Sharks continue to fascinate me. They are such efficient beings, so gorgeous when observed in their own world and so well adjusted to their environment. Compared to the large land carnivores, there is no doubt that selachians are less guilty of injuring or killing humans. The lion, for instance, which has been eulogized since Biblical times and is looked upon as the “king of beasts,” has killed far more people than the shark; so has the tiger. But both of these powerful hunters have always received “good press.” We see them as regal beasts, and we admire them for their strength and beauty, realizing they can be dangerous, but continuing to think of them as mammals worthy of our respect. No sane tourist, of course, would stroll about carelessly among lions or tigers, yet tourists disport themselves almost naked in the domain of the sharks and are frequently guilty of inviting attack.
In the many years that I have been studying the natural world, I have come to respect all wild beings and see them in their true perspective, organisms that have been created for a particular purpose and that, together, contribute to the well-being and the continuity of the world’s natural environments, sharks no less than any other animals. Unfortunately, however, because selachians live in a habitat that poses enormous difficulties for those who wish to study it, the behavior of these interesting fish is still not well understood. As a result, the majority of people find it hard, if not impossible, to view them with sympathy and understanding.
As the sharks themselves have taught me, they much prefer to mind their own business provided they are not interfered with. The majority of them behave peacefully when not engaged in hunting for their natural food. They do not like trespassers, but even when they are encroached upon, they rarely attack without warning of their intention to do so, giving an intruder an opportunity to retreat. If we ever manage to understand the rules governing territorial etiquette within the world of sharks, it may well be possible to greatly reduce the number of attacks.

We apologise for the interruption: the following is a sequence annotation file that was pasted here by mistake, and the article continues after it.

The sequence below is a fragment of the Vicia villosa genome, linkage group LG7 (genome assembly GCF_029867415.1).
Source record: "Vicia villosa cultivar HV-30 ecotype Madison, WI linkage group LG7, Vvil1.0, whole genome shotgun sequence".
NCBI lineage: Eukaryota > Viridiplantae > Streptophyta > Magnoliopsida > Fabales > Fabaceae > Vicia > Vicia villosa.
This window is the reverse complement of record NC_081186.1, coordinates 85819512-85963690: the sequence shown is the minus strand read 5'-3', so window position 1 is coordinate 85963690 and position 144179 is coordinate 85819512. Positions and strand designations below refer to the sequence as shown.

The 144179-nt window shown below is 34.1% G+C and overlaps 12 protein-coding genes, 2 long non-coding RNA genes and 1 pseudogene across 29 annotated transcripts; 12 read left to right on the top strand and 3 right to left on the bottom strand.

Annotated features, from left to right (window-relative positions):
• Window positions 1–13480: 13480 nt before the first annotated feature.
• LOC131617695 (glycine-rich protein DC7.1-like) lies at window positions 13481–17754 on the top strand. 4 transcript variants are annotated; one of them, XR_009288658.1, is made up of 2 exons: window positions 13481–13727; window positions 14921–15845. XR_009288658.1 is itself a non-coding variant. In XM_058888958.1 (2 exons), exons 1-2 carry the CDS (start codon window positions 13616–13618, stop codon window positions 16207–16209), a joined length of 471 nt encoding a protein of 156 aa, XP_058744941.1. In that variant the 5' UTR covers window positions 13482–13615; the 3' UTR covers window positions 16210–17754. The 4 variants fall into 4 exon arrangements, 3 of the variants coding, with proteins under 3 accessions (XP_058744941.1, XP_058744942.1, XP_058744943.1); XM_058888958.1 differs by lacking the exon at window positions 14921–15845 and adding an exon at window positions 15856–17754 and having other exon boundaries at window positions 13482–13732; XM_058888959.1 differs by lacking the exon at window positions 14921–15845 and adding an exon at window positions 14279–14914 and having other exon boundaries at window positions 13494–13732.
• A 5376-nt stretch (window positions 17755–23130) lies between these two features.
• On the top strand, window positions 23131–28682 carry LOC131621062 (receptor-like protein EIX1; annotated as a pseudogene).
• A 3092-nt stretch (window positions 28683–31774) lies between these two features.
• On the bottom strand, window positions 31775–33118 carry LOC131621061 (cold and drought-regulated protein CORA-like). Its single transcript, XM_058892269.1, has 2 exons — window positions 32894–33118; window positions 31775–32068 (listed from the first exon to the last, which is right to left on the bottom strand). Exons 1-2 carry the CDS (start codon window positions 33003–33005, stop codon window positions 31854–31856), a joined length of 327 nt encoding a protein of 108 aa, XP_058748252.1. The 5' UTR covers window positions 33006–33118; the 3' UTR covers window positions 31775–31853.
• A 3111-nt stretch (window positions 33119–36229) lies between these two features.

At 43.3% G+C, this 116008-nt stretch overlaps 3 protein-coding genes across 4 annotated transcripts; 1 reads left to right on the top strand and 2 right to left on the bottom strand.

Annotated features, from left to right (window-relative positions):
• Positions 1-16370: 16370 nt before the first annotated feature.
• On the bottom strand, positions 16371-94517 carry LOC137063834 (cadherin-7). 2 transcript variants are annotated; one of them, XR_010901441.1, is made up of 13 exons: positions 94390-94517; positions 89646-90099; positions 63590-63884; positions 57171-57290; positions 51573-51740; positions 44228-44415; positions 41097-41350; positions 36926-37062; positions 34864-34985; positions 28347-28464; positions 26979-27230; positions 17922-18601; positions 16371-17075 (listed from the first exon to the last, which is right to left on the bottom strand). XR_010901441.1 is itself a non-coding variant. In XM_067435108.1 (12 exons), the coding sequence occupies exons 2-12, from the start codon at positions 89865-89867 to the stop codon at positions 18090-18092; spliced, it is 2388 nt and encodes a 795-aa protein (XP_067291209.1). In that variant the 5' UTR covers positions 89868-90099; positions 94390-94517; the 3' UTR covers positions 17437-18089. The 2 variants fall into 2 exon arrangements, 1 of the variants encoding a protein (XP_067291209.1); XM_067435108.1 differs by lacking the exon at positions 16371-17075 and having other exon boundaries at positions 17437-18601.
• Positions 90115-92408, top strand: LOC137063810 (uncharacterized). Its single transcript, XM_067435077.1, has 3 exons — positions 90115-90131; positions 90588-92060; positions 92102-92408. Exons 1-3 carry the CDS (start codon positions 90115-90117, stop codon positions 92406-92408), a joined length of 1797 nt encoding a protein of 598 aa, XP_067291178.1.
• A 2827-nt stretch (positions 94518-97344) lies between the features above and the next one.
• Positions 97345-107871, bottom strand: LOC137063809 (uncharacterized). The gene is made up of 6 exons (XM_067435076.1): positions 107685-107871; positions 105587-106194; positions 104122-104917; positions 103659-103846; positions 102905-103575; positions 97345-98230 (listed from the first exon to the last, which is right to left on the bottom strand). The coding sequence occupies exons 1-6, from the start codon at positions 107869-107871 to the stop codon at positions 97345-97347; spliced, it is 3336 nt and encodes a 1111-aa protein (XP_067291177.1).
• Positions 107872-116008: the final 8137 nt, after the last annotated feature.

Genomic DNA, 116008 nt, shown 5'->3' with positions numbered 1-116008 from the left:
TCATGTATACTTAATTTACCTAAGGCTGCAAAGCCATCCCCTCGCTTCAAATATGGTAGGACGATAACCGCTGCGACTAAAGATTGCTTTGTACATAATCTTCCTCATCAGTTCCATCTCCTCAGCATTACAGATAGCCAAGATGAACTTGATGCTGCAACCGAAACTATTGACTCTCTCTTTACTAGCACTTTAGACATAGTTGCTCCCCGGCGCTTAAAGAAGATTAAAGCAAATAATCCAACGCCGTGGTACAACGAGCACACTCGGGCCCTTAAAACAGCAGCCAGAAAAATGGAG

As a child, I became fond of sharks I kept as pets, the majority accepting me as fully as I accepted them. They quickly learned to recognize me and to understand that whenever I entered the water I invariably carried food with me. Never once was I bitten. Later, as an adult, my views became altered by mythology and biological training to such an extent that, for some years, I lost my appreciation for sharks, thinking of them as specimens that could be killed or otherwise used for experiments in the “cause of science.” It was not until I began to do research in Angola that I once again started to think of sharks as fellow beings.
Shark! Nature’s Master Piece (c) 1985 By R.D. Lawrence ISBN 1-881527-57-3
Book Illustrations (c) 1985, 1994 By Gary Low
Also Available as an e-book.